OSIN[1.sub.i] = 1 - Securities issued by country i in currency i/ Securities issued by country i.

Thus, a country that issues all its securities in own currency would get a zero, while a country that issues all of them in foreign currency would get a one (the higher the value, the greater the sin). We also compute a variant of OSIN1 by using the data on security holding by U.S. investors (USSIN1).

OSIN1 has two drawbacks. First, it covers only securities and not other debts. Second, it does not take account of opportunities for hedging currency exposures through swaps. We deal with these issues next. Consider the following ratio:

INDEX[A.sub.i] = Securities + Loans issued by country i in major currencies/ Securities + Loans issued by country i.

INDEXA has the advantage of increased coverage. (It also has the disadvantage of not accounting for the debt denominated in foreign currencies other than the majors; we address this problem momentarily). To capture the scope for hedging currency exposures via swaps, we also consider a measure of the form

INDEX[B.sub.i] = 1 - Securities in currency i/ Securities issued by country i.

INDEXB accounts for the fact, discussed above, that debt issued by other countries in one's currency creates an opportunity for countries to hedge currency exposures via the swap market. Notice that this measure can take on negative values, as it in fact does for countries such as the United States and Switzerland, since there is more debt issued in their currency than debt issued by nationals. However, these countries cannot hedge more than the debt they have. Hence, they derive scant additional benefits from having excess opportunities to hedge. We therefore substitute zeros for all negative numbers, producing our third index of original sin:

OSIN[3.sub.i] = max (1 - Securities in currency i/ Securities issued by country i, 0).

We are now in a position to refine INDEXA. Recall that INDEXA understates original sin by assuming that all debt that is not in the five major currencies is denominated in local currency. This may be a better approximation for countries with some capacity to issue debt in their own currencies. If this is so, however, it should be reflected in OSIN3 because it means that someone-either a resident or a foreign entity-might have been able to float a bond denominated in that currency. If this is not the case, this provides information about the likelihood that the bank loans not issued in the five major currencies were denominated in some other foreign currency. We therefore replace the value of INDEXA by that of OSIN3 in those cases where the latter is greater than the former. Hence we propose to measure OSIN2 as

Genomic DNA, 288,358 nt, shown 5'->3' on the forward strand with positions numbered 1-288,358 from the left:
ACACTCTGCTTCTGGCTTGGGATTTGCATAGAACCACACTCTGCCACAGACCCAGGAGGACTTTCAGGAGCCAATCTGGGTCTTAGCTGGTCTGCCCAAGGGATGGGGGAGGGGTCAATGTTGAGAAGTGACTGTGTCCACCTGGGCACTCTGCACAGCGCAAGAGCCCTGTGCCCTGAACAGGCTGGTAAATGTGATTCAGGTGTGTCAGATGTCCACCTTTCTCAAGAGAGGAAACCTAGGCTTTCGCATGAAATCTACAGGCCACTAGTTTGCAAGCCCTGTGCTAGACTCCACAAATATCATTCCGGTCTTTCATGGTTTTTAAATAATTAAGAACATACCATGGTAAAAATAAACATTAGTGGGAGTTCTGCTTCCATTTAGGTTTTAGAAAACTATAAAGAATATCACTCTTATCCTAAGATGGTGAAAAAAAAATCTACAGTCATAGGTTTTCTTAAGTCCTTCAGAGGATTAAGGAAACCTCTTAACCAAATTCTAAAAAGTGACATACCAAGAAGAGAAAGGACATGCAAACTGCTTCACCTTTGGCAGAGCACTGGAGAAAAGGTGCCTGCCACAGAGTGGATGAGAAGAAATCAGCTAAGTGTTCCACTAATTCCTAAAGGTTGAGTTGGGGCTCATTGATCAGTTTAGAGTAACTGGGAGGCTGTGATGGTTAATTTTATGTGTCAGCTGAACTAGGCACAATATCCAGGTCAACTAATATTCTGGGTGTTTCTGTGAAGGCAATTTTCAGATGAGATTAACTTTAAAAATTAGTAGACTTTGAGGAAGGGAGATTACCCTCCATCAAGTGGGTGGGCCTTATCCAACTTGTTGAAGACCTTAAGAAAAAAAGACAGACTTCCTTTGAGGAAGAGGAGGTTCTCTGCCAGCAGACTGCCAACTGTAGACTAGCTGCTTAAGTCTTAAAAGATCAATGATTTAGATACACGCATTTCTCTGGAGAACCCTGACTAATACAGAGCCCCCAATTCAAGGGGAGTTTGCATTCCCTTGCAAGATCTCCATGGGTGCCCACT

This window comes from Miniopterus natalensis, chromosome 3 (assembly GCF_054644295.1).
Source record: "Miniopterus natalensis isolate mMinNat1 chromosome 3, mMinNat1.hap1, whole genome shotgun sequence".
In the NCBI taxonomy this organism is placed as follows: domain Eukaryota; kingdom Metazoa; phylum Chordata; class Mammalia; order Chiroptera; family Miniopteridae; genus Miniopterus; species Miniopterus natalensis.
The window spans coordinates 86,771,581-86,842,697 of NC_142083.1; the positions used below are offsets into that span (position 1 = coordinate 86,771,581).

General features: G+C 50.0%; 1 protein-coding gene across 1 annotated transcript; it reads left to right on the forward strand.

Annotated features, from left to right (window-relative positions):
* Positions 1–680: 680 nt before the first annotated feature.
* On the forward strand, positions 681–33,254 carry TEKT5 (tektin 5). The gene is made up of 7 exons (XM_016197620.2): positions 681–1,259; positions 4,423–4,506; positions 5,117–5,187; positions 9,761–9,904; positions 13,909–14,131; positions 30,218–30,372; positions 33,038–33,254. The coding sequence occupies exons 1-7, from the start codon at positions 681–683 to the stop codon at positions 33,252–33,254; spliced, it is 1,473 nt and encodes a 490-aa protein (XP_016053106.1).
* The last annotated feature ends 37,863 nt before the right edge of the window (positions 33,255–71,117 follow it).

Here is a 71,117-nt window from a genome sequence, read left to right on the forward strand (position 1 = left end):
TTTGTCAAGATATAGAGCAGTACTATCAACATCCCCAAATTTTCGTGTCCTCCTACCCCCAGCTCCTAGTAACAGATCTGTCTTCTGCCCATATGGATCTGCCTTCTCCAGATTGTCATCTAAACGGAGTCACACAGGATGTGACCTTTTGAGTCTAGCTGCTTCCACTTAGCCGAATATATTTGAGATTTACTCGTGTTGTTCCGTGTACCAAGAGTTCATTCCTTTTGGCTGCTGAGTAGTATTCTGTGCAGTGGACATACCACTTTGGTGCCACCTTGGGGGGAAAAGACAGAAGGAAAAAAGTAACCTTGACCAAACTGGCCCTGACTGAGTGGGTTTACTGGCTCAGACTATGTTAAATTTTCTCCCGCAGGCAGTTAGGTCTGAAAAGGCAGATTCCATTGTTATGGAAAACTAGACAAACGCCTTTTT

OSIN[2.sub.i] = max(INDEX[A.sub.i], OSIN[3.sub.i]).

Notice that OSIN2 [greater than or equal to] OSIN3 by construction and that, in most cases, OSIN1 [greater than or equal to] OSIN2.

Table 1.4 presents the average of these four indexes for the different country groupings and different parts of the developing world. (The individual country values can be found in appendix table 1A.1.) As before, we observe the lowest numbers for the major financial centers, followed by Euroland countries (which exhibit a major reduction in original sin after the introduction of the euro). Other developed countries exhibit higher values, while the highest values are for the developing world (fig. 1.2). The lowest values in the developing world are in eastern Europe, while the highest are in Latin America.


Excerpted from OTHER PEOPLE'S MONEY Copyright © 2005 by The University of Chicago. Excerpted by permission.
All rights reserved. No part of this excerpt may be reproduced or reprinted without permission in writing from the publisher.
Excerpts are provided by Dial-A-Book Inc. solely for the personal use of visitors to this web site.

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Table of Contents

Introduction : debt denomination and financial instability in emerging market economies 3
1 The pain of original sin 13
2 Must original sin cause macroeconomic damnation? 48
3 A fiscal perspective on currency crises and original sin 68
4 Original sin, balance-sheet crises, and the roles of international lending 95
5 How original sin was overcome : the evolution of external debt denominated in domestic currencies in the United States and the British dominions, 1800-2000 122
6 Old sins : exchange clauses and European foreign lending in the nineteenth century 154
7 Why do emerging economies borrow in foreign currency? 190
8 Why do countries borrow the way they borrow? 218
9 The mystery of original sin 233
10 Original sin : the road to redemption 266